• element["Select", "selector"] All elements from anywhere beneath element, that match the CSS selector "selector". More information about valid syntax: Use selector syntax to find elements.

  • element["AllElements"] All elements beneath element.

  • element["InnerHTML"] HTML corresponding to the offspring of element. Example: the inner HTML of <div><b>Great!</b></div> is <b>Great</b>.

  • element["OuterHTML"] HTML corresponding to element and all offspring. Example: the outer HTML of <div><b>Great!</b></div> is <div><b>Great!</b></div>.

  • element["OwnText"] Text which resides directly under element. Example: the OwnText of <p>text <b>more text</b></p> is text. The OwnText of the b element is more text.

  • element["AllText"] All text beneath element. Example: AllText of the html element returns all text in the document.

  • element["AllText", "text"] Remove existing elements and text beneath element and replace with "text".

  • element["ID"] The ID attribute.

  • element["ClassNames"] List of classes in the class attribute.

  • element["Value"] The value attribute, if the element has it.

  • element["HasAttribute", "attr"] True if the attribute attr is given, and False otherwise.

  • element["Attribute", "attr"] Value of the attribute attr.

  • element["Attribute", "attr", "val"] Set attribute attr to the value val.

  • element["Attribute", "attr", True | False] Set attribute attr to "" if True, remove attr if False.

  • element["Attribute", "assoc"] Set all attributes as given by the association assoc.

  • element["Attributes"] Association with all attributes and their values.

  • element["RemoveAttribute", "attr"] Remove the attribute attr.

  • element["IsBlock"] True if element is a block level element, False otherwise.

  • element["HasText"] True if element["AllText"] is not equal to "", False if it is.

  • element["BaseURI"] The base URI of the document.

  • element["BaseURI", "uri"] Set the base URI of the document.

  • element["HasClass", "class"] True if class appears in element's class attribute, False otherwise.

  • element["AddClass", "class"] Add class to element's class attribute.

  • element["RemoveClass", "class"] Remove class from element's class attribute.

  • element["ToggleClass", "class"] Add class to element's class attribute if it doesn't have it, and remove it if it is already there.

  • element["Before", "html"] Parse html and insert the resulting object before element.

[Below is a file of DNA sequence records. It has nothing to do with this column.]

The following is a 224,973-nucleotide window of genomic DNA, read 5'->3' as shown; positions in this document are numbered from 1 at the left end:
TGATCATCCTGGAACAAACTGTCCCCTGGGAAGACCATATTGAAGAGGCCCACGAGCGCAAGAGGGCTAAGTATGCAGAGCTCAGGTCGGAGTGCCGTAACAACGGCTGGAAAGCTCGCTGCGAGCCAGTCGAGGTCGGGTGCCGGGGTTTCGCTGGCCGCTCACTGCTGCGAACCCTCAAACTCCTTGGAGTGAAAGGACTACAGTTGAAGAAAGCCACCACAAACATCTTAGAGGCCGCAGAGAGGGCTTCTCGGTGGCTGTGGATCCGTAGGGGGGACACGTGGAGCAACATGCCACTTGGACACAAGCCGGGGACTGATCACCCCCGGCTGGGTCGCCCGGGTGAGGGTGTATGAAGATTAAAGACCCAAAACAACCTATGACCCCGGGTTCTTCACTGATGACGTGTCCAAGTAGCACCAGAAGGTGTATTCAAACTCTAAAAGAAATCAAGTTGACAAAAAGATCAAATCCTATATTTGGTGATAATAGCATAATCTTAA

• element["Before", el] Insert element el before element.

  • element["After", "html"] Parse html and insert the resulting object after element.

  • element["After", el] Insert element el after element.

  • element["Prepend", "html"] Parse html and prepend the resulting object to element's children.

  • element["Prepend", el] Prepend element el to element's children.

  • element["Append", "html"] Parse html and append the resulting object to element's children.

  • element["Append", el] Append element el to element's children.

  • element["ReplaceWith", el] Replace element with element el.

  • element["Remove"] Remove element.

  • element["Wrap", "html"] Make element a child of the object resulting from parsing html.

  • element["Unwrap"] Remove element but keep its children, essentially moving them up one level.

  • element["Clean"] Run element and all its offspring through a whitelist. Used to e.g. prevent XSS attacks.

  • element["DeepCopy"] Return a copy of element, such that modifications done to the copy do not affect element.

  • element["Properties"] List all properties.

  • element["DOMTree"] Display the DOM tree. Details below.

DOM Tree Interface

element["DOMTree"] opens an interface to view the DOM tree with element as root:

Screen recording

Elements can be selected by clicking on them. The "copy node" button writes the corresponding element to the clipboard, so that it can be pasted into a notebook. "Copy CSS selector" writes a CSS selector that uniquely identifies the selected element to the clipboard.

Retrieving absolute URLs

If you are having problem retrieving absolute URLs from links, you may try to retrieve the abs:href attribute instead of the href attribute.